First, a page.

Conn. Accused of Laxity in Bail Bonds Oversight

November 28, 2004

A whistle-blower complaint has accused the Connecticut Department of Insurance of failing to adequately investigate and sanction bondsmen who illegally provide discounted bail bonds.

State auditor Kevin P. Johnston said he has nearly completed his review, The Hartford Courant reported. He will report his findings to Attorney General Richard Blumenthal and possibly Gov. M. Jodi Rell.

Blumenthal, who backs transferring oversight of the bail industry to the Department of Public Safety, said Friday he may recommend personnel changes, make a criminal referral or pursue a lawsuit depending on what, if any, wrongdoing the auditors report.

“This issue is a critical one to public safety and the criminal justice system,” he said. “And there’s no excuse for ineffective enforcement.”

State law limits a price charged by bondsmen of a defendant. But a rising number of bondsmen are illegally reducing the price to win more business, according to testimony before the General Assembly’s Judiciary Committee. Some bondsmen also write bonds and put the offender on a payment plan, which also is illegal.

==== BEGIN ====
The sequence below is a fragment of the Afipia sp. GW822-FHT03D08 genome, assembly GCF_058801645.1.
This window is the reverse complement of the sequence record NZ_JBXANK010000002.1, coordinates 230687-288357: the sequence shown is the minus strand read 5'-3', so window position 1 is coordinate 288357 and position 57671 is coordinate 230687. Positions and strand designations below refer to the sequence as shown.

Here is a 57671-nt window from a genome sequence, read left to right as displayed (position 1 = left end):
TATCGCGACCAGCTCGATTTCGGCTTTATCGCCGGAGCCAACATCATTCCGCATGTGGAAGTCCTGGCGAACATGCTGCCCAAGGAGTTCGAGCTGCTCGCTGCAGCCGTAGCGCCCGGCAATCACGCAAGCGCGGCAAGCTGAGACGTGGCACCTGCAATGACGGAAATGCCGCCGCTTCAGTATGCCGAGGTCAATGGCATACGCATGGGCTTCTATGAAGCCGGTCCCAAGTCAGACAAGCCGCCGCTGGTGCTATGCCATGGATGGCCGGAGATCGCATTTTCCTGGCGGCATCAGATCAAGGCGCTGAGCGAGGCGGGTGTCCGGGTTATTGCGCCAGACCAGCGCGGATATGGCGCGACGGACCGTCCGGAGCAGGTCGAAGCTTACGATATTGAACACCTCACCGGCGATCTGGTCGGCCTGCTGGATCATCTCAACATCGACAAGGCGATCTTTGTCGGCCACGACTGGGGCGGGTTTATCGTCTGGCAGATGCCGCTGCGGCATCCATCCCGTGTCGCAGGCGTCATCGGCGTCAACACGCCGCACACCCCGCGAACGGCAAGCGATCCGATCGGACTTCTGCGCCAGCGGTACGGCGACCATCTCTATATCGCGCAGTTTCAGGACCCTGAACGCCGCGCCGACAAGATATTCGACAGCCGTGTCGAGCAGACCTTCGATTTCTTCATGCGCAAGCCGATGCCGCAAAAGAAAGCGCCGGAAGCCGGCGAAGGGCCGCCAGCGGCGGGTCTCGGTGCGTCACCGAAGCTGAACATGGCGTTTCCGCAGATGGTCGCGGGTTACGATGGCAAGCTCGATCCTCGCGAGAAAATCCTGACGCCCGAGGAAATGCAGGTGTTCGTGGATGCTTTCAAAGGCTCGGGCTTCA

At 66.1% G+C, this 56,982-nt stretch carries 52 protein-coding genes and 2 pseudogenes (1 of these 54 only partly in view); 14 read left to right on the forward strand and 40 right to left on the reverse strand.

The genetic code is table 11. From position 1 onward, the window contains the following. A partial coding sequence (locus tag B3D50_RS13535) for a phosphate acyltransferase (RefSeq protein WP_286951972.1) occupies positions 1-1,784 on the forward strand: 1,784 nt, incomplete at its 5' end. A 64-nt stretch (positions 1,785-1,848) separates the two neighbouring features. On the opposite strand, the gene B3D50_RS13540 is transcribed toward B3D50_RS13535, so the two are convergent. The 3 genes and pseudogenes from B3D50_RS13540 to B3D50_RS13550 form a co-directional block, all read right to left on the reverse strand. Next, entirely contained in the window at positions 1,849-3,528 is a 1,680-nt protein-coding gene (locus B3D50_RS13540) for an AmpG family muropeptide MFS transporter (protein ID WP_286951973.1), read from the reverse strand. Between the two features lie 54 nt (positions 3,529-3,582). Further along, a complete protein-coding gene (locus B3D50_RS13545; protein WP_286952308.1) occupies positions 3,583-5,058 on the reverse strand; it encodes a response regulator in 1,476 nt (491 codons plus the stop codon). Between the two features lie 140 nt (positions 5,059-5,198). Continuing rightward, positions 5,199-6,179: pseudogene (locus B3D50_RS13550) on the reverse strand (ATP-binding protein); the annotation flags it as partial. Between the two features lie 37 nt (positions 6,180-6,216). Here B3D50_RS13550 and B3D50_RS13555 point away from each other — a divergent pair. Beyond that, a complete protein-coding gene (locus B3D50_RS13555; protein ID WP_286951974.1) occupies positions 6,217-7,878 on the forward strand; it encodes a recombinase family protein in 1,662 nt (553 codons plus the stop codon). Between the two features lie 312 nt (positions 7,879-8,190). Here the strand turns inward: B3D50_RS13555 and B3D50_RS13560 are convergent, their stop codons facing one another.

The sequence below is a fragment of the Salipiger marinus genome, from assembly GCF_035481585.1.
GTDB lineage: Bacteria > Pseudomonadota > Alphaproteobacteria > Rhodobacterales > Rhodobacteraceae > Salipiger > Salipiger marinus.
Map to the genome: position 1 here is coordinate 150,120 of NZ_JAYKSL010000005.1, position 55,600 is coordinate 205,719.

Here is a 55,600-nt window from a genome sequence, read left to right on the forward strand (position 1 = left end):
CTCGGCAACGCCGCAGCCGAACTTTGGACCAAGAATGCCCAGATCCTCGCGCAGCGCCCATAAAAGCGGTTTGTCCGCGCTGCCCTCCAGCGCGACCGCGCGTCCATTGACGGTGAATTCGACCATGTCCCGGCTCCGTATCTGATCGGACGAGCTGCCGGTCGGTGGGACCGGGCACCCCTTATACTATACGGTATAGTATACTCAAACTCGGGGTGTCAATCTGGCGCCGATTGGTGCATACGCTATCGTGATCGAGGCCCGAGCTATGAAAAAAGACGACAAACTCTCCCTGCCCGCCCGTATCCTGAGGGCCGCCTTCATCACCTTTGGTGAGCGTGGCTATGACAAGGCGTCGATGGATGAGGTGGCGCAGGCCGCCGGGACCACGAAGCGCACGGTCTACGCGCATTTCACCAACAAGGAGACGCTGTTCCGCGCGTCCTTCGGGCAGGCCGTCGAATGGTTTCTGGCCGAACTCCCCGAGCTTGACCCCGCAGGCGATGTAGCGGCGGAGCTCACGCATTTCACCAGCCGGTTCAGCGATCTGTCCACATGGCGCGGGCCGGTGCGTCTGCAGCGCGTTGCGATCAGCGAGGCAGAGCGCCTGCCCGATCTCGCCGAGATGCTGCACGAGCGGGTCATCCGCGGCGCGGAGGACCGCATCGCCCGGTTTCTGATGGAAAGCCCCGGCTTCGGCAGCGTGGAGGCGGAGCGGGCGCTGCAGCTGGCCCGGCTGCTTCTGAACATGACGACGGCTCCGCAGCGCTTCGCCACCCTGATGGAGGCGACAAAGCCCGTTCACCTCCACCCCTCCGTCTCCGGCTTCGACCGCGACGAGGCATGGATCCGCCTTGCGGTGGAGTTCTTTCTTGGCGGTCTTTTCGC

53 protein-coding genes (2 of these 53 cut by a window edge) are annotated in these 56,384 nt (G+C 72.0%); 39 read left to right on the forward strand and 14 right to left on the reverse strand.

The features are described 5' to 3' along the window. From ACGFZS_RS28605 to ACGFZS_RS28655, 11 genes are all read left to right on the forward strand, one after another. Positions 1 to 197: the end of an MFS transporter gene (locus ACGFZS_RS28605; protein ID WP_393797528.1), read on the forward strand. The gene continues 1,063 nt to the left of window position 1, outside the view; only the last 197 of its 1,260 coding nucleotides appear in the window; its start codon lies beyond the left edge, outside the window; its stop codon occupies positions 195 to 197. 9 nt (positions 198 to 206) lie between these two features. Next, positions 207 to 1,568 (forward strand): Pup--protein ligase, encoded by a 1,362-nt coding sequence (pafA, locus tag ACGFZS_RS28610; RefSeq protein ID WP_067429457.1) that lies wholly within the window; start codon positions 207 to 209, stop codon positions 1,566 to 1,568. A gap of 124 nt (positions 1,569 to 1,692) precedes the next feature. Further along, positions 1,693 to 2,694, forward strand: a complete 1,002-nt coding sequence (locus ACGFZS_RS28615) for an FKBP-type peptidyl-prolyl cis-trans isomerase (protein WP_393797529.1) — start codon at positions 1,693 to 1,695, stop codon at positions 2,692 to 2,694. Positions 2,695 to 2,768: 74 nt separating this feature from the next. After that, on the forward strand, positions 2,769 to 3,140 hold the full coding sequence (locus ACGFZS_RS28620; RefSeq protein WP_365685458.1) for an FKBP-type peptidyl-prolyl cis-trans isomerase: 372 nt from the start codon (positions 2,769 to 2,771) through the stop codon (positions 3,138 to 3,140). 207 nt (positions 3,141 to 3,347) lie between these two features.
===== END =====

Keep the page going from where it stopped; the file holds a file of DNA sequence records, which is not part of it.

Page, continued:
Cutting the price of bonds concerns lawmakers and judicial officials because it allows dangerous defendants with high bonds to more easily get out of jail. It also may limit a bondsman’s financial ability to hire a bounty hunter if a defendant flees.

The bondsmen who filed the complaint say the Department of Insurance is unwilling to crack down on undercutting as required.

“We want the existing laws enforced,” said Patrick Moynihan, one of the whistle-blowers.

Insurance officials have said they do not have enough money to hire field agents to monitor bondsmen, but will investigate complaints when they are brought.

In the past five years, insurance officials have revoked four licenses. Three were held by bondsmen who issued forged bonds.

Insurance officials should lobby the legislature for more funding or reallocate its resources, Moynihan said. “They need to do something,” he said.

Legislation to transfer oversight of bondsmen was proposed earlier this year. But members of the legislature’s Black and Latino Caucus killed the bill after lobbying by bondsmen.

State Rep. Michael Lawlor, D-East Haven and co-chairman of the Judiciary Committee, sponsored the bill. He said he welcomes the whistle-blower complaint and hopes it will pressure lawmakers and Rell to act on bail reform.

“They’re basically saying the obvious. They’re saying that the emperor has no clothes,” he said. “It’s already been said, but now it’s being said on the record.”

Copyright 2004 Associated Press. All rights reserved. This material may not be published, broadcast, rewritten or redistribute

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